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White Candidate Defends Campaign Fliers Implying He's Black
PHOTO: Dave Wilson is shown in this photo from a mayoral campaign page.

(Image Credit: Dave Wilson/Facebook)

A white candidate who defeated a black incumbent for a seat on the Houston Community College Board of Trustees by a razor-thin margin denied that he deceived voters by using campaign mailers implying he is African-American.

"Since this was a heavily African-American district and my opponent is African-American, I wanted to keep race out of it," Dave Wilson, who is white, told ABCNews.com.

Wilson, a small-business owner, garnered 50.1 percent of the vote in last week's election. His opponent, Bruce Austin, the 24-year incumbent, received 49.9 percent.

The difference between the two men was 26 votes, according to unofficial results, which are expected to be certified this week for the six-year term.

Wilson, who admits he was a "long shot" going into the election, said he decided to engage in some "target marketing" to attract voters. The Houston Community College System counts more than 55,000 students.

Wilson printed campaign fliers featuring public domain photographs of African-Americans he found online, along with some of his black students at a nonprofit electrician's training program he said he runs. The message emblazoned on them said, "Please vote for our friend and neighbor Dave Wilson."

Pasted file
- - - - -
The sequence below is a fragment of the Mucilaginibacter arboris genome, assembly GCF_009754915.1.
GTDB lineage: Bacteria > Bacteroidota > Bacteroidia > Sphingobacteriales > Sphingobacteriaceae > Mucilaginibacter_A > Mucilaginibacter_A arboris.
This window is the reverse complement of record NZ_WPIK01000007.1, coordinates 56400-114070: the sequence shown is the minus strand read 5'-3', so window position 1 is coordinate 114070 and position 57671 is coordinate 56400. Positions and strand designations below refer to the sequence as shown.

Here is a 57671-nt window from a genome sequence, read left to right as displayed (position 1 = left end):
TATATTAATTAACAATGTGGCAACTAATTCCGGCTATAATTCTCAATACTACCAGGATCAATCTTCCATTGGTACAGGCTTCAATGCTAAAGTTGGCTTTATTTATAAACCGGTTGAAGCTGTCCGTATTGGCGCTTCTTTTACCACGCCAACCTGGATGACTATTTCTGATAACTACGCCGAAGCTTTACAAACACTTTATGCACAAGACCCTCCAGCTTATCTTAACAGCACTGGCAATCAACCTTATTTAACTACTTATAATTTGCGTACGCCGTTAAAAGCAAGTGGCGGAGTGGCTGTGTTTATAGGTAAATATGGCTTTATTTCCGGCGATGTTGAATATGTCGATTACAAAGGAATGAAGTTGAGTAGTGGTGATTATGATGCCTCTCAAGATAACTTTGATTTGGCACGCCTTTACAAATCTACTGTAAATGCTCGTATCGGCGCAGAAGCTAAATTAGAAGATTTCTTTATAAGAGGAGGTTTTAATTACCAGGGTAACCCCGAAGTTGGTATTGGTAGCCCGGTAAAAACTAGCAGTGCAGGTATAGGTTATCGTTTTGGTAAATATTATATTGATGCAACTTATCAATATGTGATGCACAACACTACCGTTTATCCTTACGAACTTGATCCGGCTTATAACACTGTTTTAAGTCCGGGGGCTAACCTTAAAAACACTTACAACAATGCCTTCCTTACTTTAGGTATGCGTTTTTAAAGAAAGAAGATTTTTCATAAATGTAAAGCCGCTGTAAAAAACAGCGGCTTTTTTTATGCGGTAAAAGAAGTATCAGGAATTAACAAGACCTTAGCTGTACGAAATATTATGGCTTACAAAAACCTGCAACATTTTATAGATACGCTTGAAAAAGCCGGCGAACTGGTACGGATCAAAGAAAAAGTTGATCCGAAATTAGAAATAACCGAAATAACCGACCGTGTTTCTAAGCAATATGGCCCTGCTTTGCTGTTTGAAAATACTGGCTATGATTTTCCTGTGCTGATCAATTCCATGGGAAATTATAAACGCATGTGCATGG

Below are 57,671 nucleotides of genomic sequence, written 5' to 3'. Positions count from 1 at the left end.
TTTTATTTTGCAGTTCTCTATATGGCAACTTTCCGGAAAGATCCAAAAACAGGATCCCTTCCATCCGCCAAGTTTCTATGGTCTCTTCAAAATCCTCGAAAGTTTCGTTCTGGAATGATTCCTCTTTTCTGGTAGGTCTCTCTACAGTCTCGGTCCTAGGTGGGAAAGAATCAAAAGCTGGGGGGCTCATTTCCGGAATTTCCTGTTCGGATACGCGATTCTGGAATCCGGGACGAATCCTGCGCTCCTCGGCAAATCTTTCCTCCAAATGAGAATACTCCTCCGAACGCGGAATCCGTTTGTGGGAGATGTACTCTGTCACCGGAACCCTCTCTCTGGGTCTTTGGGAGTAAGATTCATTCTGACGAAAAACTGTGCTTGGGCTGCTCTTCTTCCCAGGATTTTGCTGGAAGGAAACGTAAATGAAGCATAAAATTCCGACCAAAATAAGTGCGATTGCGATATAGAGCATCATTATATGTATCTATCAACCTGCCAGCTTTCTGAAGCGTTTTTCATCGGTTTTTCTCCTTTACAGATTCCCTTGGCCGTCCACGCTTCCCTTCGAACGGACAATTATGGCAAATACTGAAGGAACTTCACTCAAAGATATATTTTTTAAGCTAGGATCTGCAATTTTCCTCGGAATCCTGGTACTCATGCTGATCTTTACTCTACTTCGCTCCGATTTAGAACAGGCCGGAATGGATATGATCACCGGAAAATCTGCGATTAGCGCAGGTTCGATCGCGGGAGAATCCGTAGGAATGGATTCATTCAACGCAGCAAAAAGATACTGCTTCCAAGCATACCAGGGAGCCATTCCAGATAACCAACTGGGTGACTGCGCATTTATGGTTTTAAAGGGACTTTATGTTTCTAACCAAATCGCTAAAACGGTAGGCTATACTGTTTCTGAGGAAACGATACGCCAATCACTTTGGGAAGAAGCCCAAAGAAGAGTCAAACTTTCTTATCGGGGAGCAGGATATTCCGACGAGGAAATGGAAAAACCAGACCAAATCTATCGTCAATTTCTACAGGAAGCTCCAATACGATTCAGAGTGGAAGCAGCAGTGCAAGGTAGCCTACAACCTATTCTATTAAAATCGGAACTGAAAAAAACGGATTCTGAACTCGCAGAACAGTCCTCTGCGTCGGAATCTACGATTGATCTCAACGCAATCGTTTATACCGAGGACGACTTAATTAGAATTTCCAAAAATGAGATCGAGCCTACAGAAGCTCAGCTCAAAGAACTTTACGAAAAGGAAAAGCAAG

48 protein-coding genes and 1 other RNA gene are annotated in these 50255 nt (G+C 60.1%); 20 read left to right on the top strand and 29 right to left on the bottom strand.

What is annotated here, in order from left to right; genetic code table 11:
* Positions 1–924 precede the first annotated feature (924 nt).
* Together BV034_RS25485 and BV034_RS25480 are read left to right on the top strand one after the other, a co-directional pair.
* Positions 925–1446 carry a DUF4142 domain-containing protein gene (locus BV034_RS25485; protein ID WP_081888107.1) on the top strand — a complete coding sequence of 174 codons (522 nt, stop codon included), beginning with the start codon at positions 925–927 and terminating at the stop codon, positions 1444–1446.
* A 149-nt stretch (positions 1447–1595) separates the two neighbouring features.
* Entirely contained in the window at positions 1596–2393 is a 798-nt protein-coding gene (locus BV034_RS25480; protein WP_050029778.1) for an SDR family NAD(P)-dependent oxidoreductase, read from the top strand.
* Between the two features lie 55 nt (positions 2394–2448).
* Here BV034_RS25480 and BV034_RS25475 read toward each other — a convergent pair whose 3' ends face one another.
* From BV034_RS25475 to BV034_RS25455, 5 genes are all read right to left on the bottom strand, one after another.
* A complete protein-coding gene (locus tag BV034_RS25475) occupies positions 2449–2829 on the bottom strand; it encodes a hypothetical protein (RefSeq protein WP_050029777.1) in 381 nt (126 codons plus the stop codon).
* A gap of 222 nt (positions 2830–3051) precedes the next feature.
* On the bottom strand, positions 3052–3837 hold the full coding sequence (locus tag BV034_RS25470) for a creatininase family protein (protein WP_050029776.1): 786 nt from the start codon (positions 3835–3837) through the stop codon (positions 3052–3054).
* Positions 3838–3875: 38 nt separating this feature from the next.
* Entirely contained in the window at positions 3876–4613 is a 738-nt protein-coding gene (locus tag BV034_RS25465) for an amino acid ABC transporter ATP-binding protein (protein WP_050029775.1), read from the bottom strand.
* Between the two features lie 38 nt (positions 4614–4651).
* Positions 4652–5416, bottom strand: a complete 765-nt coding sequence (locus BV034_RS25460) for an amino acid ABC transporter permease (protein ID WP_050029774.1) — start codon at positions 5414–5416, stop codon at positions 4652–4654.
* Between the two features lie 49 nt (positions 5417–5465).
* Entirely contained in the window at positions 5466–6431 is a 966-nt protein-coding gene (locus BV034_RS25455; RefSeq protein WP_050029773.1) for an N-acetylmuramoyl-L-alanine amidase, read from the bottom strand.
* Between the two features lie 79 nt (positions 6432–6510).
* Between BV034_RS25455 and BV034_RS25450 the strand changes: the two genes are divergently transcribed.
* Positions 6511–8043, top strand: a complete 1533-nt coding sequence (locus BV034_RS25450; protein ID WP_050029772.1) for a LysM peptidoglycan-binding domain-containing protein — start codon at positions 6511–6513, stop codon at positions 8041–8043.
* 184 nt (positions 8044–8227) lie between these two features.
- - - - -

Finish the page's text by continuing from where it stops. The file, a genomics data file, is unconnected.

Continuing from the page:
The conservative Wilson said his image was posted on one of his opponent's campaign mailers, so he fired back with another punch.

"Endorsed by Ron Wilson," he wrote on one of his mailers, possibly leading some longtime voters to believe he had the backing of a former state representative by the same name, who is Afircan-American, according to Houston station KHOU-TV.

Wilson made it clear in the fine print, though, that he meant his cousin in Iowa.

"My cousin doesn't have a problem with it," he said.

ABCNews.com was unable to reach Austin for comment, but he told the Houston Chronicle that he planned to ask for a recount, which he can do after the votes are certified this week.

"He never put out to voters that he was white," Austin told the newspaper. "The problem is his picture was not in the League of Voters [pamphlet] or anywhere. This is one of the few times a white guy has pretended to be black guy and fooled black people."

Wilson said he hasn't heard any complaints from voters and is eager to start his term in January to clean up what he characterized as "waste, mismanagement and corruption."

"The only people that have complained that I deceived them has been Bruce Austin and the liberal media," he said. "Not one voter has complained about being deceived."

The Texas Secretary of State's office was closed today for Veterans Day, so ABC News was unable to confirm that there have been no formal complaints.

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